Using these 10 hidden iPhone features will make your iPhone experience more productive and valuable:
- Choose Waze vs. Google Maps
- Show message send times
- Use Wi-Fi Assist
- Set app tracking for privacy
- Change the iPhone flashlight brightness
- Long press for top-level domain names
- Dial an extension for a telephone number
- Snap a photo during a video
- Slide to type
- Extend your battery life
Choose Waze vs. Google Maps
How do you decide between Google Maps and Waze? Both are highly functional apps.
Waze prioritizes minimizing your time on the road to reach your destination as quickly as possible. That results in Waze sometimes suggesting unusual but highly effective time-saving routes. Waze is more aggressive about shaving minutes off your total driving time than Google Maps.
Waze relies on live data from other active users on the road to navigate around delays. This feature is its most significant advantage over Google Maps. However, if there aren’t other Waze users near you or you lose cell service, you won’t receive any up-to-date information on the roads. At that point, you’ll lose the unique aspect of Waze that makes it special.
Google Maps supports public transportation, walking, cycling, and driving for your route. Waze offers nothing like that because it focuses solely on roads.
Waze and Google Maps both consume lots of cellular data. Waze uses even more because its advantage depends on receiving user-submitted information.
Google Maps offers richer data about businesses and services along your route than Waze.
To read a much more extensive discussion of the differences, click here.
Show message send times
Ever needed to know the exact time that messages were sent?
Follow these simple steps:
- Launch your Messages app.
- Tap on the message thread where you’d like to view timestamps.
- Slide your finger from right to left.
Now you can see the timestamps for each message.
Use Wi-Fi Assist
Are you dropping FaceTime calls because you lose a Wi-Fi signal?
Turning on the Wi-Fi Assist function allows your iPhone to automatically switch to the cellular connection when the Wi-Fi network signal disappears. Despite its name, Wi-Fi Assist consumes cellular data.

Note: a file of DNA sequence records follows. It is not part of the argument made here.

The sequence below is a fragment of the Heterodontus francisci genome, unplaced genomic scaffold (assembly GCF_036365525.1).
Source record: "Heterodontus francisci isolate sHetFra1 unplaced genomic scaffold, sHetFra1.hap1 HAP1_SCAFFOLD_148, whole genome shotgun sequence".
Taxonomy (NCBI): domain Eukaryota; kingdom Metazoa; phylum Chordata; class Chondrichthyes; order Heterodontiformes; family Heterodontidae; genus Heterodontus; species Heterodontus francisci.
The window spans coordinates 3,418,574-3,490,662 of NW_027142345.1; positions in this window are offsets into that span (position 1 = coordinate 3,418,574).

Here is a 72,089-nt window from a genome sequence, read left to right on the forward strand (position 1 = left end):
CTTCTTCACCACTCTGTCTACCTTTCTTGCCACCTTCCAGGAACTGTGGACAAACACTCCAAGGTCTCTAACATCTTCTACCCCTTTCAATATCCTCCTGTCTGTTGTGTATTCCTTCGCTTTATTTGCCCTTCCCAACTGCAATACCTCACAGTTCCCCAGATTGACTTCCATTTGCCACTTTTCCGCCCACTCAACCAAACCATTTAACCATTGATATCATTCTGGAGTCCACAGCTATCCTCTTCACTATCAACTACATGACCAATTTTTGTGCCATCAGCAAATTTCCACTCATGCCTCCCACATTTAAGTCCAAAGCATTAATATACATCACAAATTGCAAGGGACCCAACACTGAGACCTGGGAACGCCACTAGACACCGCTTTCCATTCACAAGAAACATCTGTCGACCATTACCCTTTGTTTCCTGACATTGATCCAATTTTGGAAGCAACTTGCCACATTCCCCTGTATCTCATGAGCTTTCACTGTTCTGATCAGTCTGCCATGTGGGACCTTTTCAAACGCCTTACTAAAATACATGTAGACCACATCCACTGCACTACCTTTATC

Here’s how to turn on Wi-Fi Assist:
- Launch your Settings app.
- Tap Cellular.
- Swipe way down until you see Wi-Fi Assist.
- Tap to enable.
Wi-Fi Assist works for all apps such as Safari and iMessage that require an Internet connection, provided you have enabled Cellular for the app in question.
Be cautious about using Wi-Fi Assist too much because it can cause your iPhone to rack up overage charges on your phone bill. Your iPhone will display data consumption where you enabled Wi-Fi Assist.
Wi-Fi Assist will revert to Wi-Fi if you wander back into network range.
Wi-Fi Assist doesn’t kick in when the signal is marginal or poor and it doesn’t somehow boost the available Wi-Fi signal, despite its name.
How much privacy does your iPhone offer? Can you increase your privacy?
Earlier in 2021, Apple instituted a new App Store policy that limited apps’ ability to track user behaviour without receiving express permission from you first.
This change has made accurate targeting of advertising to iPhone end-users more difficult for Facebook, Google and other social media companies. The change threatens their revenue because it limits their ability to collect the mountains of data about us that they use for targeted ads.
This seemingly small change to introduce permissions is a big deal because only about four per cent of iPhone end-users give permission.
To turn tracking off for all apps, follow these steps:
- Launch your Settings app.
- Tap on Privacy.
- Tap on Tracking.
- Tap “Allow Apps to Request to Track” to off.
If you leave the setting on, every app will prompt you about tracking the first time you launch the app. Responding to these prompts means you can select which apps you will allow to track you.
For an in-depth discussion of iPhone privacy features, click here.
iPhones produce a 7-day App Privacy Report if you turn on Record App Activity under Privacy.
Change flashlight brightness
Is your iPhone flashlight indispensable for searching under cinema seats for dropped car keys or looking into nooks and crannies?